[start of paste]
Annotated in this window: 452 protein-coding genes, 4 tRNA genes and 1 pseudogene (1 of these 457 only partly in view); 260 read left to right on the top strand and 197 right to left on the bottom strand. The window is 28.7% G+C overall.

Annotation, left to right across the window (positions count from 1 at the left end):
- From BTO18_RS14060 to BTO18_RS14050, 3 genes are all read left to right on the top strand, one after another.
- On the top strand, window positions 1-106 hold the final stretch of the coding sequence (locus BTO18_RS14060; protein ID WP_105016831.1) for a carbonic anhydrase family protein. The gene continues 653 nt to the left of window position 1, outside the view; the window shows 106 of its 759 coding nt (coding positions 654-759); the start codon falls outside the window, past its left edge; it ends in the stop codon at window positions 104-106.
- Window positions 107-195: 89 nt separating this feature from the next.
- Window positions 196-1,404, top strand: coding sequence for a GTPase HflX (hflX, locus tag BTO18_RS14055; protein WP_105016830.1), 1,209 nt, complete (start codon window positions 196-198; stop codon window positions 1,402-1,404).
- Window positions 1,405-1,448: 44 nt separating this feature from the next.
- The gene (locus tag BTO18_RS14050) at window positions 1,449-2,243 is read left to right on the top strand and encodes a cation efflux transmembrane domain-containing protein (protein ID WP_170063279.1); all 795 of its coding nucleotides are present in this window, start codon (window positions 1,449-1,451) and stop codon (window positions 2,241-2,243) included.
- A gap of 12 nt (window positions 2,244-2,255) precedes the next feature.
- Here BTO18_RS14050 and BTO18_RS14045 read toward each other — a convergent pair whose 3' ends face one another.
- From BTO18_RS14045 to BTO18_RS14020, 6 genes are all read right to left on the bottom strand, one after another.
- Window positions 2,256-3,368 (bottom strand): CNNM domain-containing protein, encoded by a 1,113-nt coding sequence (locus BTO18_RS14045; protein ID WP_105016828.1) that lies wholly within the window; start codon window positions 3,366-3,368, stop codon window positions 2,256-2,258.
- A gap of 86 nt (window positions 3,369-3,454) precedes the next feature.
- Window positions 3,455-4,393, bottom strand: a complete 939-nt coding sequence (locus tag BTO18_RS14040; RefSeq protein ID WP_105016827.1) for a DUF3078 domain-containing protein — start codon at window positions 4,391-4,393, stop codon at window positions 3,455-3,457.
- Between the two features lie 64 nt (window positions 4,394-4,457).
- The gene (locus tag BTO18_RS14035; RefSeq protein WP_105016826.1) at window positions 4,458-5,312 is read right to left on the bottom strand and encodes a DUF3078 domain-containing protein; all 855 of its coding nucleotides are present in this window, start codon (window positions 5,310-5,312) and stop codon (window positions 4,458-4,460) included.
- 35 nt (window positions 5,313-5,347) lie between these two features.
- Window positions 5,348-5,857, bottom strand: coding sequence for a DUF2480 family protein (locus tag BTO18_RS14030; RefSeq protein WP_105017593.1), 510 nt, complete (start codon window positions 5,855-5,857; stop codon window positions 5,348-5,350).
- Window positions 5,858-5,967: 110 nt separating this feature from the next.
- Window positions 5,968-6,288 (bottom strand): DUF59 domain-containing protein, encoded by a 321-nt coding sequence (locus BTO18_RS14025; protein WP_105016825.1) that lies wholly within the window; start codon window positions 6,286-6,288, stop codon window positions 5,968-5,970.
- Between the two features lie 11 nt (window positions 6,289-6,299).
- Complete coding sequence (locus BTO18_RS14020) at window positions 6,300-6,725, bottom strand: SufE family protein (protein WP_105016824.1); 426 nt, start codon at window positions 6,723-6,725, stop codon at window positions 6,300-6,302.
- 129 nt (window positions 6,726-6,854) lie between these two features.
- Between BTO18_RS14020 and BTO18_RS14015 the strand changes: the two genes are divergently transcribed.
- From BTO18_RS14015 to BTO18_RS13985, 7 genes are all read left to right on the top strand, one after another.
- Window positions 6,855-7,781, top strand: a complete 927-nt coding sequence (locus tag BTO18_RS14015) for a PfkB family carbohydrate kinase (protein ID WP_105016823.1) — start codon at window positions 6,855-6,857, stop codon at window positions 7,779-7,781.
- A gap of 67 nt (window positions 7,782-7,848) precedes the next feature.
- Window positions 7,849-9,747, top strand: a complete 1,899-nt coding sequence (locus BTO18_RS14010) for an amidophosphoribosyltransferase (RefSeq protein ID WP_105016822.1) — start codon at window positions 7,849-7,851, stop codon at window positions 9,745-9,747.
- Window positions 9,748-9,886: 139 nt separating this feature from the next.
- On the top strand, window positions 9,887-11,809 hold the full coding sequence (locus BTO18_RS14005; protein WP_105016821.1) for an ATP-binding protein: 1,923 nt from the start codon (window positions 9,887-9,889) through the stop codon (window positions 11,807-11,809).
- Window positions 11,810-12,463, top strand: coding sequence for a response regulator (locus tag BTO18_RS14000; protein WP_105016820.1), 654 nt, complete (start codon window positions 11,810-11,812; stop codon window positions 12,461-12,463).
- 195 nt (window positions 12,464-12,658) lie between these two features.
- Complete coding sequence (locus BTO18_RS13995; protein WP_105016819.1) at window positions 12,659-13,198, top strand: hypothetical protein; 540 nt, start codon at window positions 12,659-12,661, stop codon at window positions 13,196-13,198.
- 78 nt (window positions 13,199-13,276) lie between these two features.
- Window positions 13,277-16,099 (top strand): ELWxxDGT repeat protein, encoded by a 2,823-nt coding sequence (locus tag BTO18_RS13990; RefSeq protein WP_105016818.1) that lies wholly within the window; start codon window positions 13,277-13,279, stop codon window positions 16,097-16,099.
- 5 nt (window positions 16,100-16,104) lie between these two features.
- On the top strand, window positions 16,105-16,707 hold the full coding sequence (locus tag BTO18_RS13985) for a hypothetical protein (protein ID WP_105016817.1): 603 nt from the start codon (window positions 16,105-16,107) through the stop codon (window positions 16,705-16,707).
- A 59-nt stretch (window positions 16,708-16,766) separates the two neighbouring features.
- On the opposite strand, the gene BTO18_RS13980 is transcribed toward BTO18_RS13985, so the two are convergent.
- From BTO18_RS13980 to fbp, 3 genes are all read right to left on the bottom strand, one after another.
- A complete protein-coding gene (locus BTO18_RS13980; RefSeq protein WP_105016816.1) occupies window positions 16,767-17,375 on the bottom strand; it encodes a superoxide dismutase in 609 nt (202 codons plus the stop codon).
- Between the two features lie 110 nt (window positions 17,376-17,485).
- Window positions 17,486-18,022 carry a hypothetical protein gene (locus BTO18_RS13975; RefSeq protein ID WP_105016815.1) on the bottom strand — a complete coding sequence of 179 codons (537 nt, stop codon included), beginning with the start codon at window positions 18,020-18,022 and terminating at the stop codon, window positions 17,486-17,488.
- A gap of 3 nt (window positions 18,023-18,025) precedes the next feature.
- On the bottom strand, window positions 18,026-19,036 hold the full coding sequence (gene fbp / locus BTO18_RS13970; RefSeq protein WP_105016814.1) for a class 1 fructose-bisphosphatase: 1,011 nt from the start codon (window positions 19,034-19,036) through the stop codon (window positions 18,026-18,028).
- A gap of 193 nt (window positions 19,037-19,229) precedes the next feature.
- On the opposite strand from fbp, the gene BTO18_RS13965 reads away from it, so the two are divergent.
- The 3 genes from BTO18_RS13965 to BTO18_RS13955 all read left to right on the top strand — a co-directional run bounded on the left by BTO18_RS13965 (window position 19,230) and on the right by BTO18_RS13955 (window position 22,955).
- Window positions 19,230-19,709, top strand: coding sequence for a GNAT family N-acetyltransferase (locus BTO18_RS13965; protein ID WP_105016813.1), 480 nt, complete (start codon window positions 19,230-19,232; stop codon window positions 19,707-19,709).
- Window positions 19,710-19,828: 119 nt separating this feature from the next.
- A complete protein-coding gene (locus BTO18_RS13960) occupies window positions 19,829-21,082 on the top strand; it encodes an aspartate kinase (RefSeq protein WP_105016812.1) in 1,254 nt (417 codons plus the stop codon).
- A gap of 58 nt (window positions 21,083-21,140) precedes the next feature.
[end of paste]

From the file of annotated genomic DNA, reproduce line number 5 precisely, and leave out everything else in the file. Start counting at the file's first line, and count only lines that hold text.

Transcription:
- Window positions 107-195: 89 nt separating this feature from the next.